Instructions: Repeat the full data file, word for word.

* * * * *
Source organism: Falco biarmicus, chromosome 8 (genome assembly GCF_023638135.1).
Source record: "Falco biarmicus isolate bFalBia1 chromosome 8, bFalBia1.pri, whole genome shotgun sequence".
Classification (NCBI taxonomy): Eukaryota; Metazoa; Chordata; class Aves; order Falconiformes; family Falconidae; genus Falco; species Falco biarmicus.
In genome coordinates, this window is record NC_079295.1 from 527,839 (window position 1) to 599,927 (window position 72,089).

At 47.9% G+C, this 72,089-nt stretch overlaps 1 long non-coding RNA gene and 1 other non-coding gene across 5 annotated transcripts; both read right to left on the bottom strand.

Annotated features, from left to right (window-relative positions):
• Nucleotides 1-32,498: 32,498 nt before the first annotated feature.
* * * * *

Source organism: Falco biarmicus, chromosome 8 (genome assembly GCF_023638135.1).
Source record: "Falco biarmicus isolate bFalBia1 chromosome 8, bFalBia1.pri, whole genome shotgun sequence".
Classification (NCBI taxonomy): Eukaryota; Metazoa; Chordata; class Aves; order Falconiformes; family Falconidae; genus Falco; species Falco biarmicus.
In genome coordinates, this window is record NC_079295.1 from 527,839 (window position 1) to 599,927 (window position 72,089).

At 47.9% G+C, this 72,089-nt stretch overlaps 1 long non-coding RNA gene and 1 other non-coding gene across 5 annotated transcripts; both read right to left on the bottom strand.

Annotated features, from left to right (window-relative positions):
• Nucleotides 1-32,498: 32,498 nt before the first annotated feature.